SHHH.....There is Healing Going on in Here.
Written By: Amy DuFrane
A crucial component of the healing process is proper sleep. The body needs adequate rest to recover quickly and completely from an illness or surgery. One of the most frequent complaints from patients after a hospital stay is the noise prevented them from getting the sleep that they needed.
Acoustical engineers from John Hopkins University have found that hospital noise levels have increased steadily over the last 50 years with the worst offenders being medical and communication technologies such as:
- Electronic Equipment
- Paging Systems
Although these sounds are a necessary part of the hospital environment, what needs consideration is how to lessen the adverse effect of these noises on the patient.
Against what one may believe, a quiet hospital room isn’t a comfortable hospital room conducive to effective healing. With the lack of ambient background sound, a hospital room is too quiet where every sound can be heard and is disruptive. Studies have shown that sudden noises in a hospital room can be detrimental to a patient’s health. Researchers have found that sudden spikes in noise levels can create a startle reflex resulting in stress, an increased heart rate and increased blood pressure. These adverse reactions to noise can also negatively influence a patient’s recovery time.
What Can Be Done?
One method of controlling noise and adding acoustical comfort to a hospital room is adding background sound. Through the use of sound masking, the ambient background sound of the room is raised just enough to cover or reduce the impact of the noises around the patient. When properly tuned, sound masking creates a gentle, comfortable sound that is engineered to match speech frequencies creating a much more pleasant environment. By slightly raising the ambient background sound, sound masking also reduces the dynamic range of the sounds inside the room. The dynamic range is the difference between the ambient background sound of the room and the highest level of sounds in the same environment. By reducing the dynamic range, the noise spikes are lessened creating a much more acoustically comfortable environment. It has been proven that by adding sound masking to a hospital room/ICU, patients' sleep improves significantly. In a clinical trial at the University of Texas, Austin it was found that when sound masking was added to the ICU, patients' sleep improved by 22.9%. It has also been discovered that of all the different noise reduction treatments that were tested, sound masking was the most effective.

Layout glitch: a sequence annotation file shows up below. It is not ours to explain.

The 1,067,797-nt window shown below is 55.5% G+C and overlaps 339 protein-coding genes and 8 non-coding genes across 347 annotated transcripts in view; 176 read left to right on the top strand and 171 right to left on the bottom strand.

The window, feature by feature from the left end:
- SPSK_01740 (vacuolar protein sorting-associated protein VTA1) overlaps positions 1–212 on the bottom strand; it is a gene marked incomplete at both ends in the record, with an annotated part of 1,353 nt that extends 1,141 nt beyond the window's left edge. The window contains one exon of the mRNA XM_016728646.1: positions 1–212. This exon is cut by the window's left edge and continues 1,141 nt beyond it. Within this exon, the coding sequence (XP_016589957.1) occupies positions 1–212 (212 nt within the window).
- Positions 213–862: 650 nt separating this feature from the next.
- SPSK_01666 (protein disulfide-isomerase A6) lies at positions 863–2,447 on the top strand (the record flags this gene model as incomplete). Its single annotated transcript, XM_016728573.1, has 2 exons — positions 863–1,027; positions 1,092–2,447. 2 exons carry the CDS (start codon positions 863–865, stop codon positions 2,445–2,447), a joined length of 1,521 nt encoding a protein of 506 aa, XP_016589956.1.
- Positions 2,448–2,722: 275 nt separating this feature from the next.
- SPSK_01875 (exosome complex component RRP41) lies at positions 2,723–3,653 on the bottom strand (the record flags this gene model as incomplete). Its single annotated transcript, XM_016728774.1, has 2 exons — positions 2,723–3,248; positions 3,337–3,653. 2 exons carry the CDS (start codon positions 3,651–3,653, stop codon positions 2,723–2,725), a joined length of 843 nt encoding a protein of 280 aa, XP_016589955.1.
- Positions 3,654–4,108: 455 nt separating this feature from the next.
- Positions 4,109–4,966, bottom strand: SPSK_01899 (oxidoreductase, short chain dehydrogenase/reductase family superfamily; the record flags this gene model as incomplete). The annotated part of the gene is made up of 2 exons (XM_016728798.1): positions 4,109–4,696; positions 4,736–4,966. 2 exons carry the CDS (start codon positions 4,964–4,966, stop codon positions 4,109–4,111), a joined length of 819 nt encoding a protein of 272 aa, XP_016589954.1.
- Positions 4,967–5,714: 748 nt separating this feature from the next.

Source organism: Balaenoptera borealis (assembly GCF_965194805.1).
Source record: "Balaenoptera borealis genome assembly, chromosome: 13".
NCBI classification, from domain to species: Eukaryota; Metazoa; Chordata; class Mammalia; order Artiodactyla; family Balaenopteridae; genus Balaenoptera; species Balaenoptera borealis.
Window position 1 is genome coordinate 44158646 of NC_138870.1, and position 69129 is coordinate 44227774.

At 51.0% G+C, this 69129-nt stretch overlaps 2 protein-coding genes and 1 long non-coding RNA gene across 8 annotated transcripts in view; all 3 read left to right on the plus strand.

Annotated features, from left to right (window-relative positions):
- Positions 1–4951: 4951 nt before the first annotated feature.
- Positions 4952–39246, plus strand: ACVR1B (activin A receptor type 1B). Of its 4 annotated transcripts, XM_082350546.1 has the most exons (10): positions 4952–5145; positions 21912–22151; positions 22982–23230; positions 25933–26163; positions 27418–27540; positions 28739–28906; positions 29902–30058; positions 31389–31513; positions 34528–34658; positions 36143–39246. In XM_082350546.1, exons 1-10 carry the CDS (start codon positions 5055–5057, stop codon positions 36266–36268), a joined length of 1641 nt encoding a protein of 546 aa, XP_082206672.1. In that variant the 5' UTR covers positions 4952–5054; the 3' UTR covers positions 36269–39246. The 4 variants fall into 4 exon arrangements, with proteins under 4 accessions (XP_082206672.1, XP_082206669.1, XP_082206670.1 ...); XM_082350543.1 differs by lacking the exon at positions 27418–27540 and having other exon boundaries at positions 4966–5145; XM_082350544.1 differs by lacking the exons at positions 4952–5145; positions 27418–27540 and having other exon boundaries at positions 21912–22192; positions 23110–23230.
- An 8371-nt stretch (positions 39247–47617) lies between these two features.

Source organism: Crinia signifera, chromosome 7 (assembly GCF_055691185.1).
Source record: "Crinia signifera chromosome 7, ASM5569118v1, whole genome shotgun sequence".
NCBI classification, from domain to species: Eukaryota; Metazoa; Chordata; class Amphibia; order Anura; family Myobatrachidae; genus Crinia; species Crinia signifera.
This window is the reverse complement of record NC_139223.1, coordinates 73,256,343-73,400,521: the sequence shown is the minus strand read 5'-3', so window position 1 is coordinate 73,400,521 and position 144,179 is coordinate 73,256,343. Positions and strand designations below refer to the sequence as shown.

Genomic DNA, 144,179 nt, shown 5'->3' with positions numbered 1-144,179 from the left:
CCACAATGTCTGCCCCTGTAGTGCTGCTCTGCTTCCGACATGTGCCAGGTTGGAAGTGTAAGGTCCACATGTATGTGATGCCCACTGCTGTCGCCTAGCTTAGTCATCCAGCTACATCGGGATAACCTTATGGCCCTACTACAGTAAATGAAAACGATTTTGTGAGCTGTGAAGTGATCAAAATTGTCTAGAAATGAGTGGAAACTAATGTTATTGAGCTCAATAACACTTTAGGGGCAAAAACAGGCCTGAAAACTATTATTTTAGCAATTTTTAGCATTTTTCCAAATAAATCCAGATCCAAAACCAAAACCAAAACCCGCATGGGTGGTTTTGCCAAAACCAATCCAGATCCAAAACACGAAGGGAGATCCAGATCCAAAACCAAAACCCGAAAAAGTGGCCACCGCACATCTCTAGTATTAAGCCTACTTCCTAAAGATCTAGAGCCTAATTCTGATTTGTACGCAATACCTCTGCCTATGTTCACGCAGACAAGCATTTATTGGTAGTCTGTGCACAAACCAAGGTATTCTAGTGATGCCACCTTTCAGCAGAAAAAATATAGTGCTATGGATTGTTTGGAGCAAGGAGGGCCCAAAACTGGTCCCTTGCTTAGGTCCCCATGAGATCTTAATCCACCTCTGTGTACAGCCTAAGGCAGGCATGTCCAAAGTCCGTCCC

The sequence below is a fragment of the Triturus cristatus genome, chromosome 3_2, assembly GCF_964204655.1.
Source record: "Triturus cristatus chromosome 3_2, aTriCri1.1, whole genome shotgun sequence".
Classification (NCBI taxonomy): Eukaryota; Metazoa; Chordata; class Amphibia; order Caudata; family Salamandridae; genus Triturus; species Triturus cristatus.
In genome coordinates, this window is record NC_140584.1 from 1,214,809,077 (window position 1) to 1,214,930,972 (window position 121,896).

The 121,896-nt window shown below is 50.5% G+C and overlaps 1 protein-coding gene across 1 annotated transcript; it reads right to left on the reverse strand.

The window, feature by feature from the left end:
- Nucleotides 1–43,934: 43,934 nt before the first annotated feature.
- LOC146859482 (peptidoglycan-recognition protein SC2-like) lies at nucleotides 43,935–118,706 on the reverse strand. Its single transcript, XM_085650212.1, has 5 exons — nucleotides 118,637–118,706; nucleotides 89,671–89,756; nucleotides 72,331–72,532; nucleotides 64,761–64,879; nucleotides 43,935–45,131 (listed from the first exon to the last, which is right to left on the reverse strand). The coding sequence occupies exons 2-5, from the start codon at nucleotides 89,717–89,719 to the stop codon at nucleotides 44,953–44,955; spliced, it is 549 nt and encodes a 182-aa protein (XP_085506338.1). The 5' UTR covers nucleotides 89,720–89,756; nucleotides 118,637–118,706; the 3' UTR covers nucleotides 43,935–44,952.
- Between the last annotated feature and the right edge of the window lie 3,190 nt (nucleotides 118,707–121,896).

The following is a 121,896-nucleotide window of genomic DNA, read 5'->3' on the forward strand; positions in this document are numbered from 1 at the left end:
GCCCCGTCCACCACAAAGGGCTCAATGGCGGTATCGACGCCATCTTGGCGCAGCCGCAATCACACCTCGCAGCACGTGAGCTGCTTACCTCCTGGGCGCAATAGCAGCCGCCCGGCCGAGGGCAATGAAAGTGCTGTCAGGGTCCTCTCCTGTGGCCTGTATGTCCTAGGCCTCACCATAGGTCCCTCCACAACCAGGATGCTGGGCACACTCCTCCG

Improved Bottom Line
Sound masking is a viable solution that provides both increased patient comfort and improved patient satisfaction. This is good news for hospitals that are not only concerned for their patients' well-being but are also concerned with their HCAHPS scores. One of the questions asked in rating a patient's satisfaction with a hospital stay is "how often the area around the patient's room was quiet at night?". Often this is a very low rated area of a hospital stay. However, through the use of sound masking, not only will the patient's get the adequate rest that they need, but the overall satisfaction in this area will also go up. Improved HCAHPS scores are imperative for increased Medicare and Medicaid reimbursement. By adding sound masking, hospitals can improve patient comfort and their overall satisfaction rating. As part of proper acoustical planning, sound masking can help hospitals achieve their primary objective of creating a comfortable environment where patients can heal.